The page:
Frontiers reaches 6.4 on Journal Impact Factors

Original Research ARTICLE

Front. Med., 08 January 2018 | https://doi.org/10.3389/fmed.2017.00241

Serum Protein N-Glycosylation Changes with Rheumatoid Arthritis Disease Activity during and after Pregnancy

imageKarli R. Reiding1*, imageGerda C. M. Vreeker1, imageAlbert Bondt1,2, imageMarco R. Bladergroen1, imageJohanna M. W. Hazes3, imageYuri E. M. van der Burgt1,4, imageManfred Wuhrer1 and imageRadboud J. E. M. Dolhain3
  • 1Center for Proteomics and Metabolomics, Leiden University Medical Center, Leiden, Netherlands
  • 2Department of Rheumatology, Leiden University Medical Center, Leiden, Netherlands
  • 3Department of Rheumatology, Erasmus Medical Center, Rotterdam, Netherlands
  • 4Department of Clinical Chemistry, Leiden University Medical Center, Leiden, Netherlands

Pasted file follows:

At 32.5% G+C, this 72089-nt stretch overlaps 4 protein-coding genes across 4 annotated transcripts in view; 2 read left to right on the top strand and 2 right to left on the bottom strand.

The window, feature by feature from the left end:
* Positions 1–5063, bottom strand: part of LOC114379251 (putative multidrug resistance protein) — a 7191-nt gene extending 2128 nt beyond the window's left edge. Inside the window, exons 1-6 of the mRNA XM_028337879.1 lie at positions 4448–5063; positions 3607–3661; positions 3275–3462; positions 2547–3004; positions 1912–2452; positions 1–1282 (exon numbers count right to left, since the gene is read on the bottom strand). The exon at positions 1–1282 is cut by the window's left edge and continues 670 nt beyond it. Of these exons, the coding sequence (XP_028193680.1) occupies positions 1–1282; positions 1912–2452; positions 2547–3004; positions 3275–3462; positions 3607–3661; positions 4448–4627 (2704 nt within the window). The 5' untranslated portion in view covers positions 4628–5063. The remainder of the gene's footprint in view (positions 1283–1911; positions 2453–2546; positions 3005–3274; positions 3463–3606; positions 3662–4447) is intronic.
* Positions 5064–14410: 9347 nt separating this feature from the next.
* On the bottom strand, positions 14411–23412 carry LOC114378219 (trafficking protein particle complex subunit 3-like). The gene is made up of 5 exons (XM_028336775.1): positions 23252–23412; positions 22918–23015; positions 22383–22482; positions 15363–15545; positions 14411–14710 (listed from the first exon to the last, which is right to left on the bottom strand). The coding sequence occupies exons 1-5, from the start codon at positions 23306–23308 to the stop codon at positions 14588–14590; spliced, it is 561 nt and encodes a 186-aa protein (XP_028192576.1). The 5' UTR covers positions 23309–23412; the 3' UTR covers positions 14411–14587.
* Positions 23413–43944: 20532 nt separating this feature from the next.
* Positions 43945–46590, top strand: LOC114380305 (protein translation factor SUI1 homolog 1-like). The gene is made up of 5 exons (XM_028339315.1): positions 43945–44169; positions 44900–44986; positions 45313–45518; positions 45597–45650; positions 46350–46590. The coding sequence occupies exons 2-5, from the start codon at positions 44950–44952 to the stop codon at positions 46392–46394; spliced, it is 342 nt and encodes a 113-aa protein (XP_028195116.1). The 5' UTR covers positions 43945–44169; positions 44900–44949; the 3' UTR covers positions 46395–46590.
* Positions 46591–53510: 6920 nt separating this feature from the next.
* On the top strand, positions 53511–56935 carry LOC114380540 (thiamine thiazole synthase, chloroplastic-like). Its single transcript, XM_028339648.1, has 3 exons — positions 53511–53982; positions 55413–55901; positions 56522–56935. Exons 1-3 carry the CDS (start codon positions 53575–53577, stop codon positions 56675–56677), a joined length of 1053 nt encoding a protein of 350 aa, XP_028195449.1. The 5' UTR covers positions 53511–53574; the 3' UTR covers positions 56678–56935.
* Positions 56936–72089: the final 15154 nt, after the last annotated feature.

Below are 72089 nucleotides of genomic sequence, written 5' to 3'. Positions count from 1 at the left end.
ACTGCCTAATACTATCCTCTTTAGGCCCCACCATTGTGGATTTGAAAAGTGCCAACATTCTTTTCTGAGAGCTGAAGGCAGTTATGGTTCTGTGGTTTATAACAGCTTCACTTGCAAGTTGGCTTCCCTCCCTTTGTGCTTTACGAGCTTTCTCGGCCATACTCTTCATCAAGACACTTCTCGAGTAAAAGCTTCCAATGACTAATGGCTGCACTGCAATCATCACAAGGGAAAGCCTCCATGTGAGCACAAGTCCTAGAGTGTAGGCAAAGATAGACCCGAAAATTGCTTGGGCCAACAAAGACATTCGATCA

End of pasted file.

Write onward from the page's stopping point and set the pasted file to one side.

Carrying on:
Symptoms of rheumatoid arthritis (RA) improve during pregnancy, a phenomenon that was found to be associated with N-glycosylation changes of immunoglobulin G. Recent advances in high-throughput glycosylation analysis allow the assessment of the N-glycome of human sera as well. The aim of this study was to identify new protein N-glycosylation properties that associate with changes in RA disease activity during and after pregnancy. A longitudinal cohort of serum samples was collected during 285 pregnancies (32 control individuals and 253 RA patients). Per individual one sample was collected before conception, three during pregnancy, and three after delivery. Released serum protein N-glycans were measured by matrix-assisted laser desorption/ionization time-of-flight mass spectrometry (MALDI-TOF-MS) after employing chemical modification of the sialic acids to allow discrimination of sialic acid linkage isomers. Serum protein N-glycosylation showed strongly modified during pregnancy, with similar changes visible in control individuals and RA pregnancies. Namely, a decrease in bisection and an increase in galactosylation in diantennary glycans were found, as well as an increase in tri- and tetraantennary species and α2,3-linked sialylation thereof. The change in RA disease activity [DAS28(3)-CRP] proved negatively associated with the galactosylation of diantennary N-glycans, and positively with the sialylation of triantennary fucosylated species (A3FGS). While the protein source of the novel finding A3FGS is thus far unknown, its further study may improve our understanding of the etiology of RA disease severity.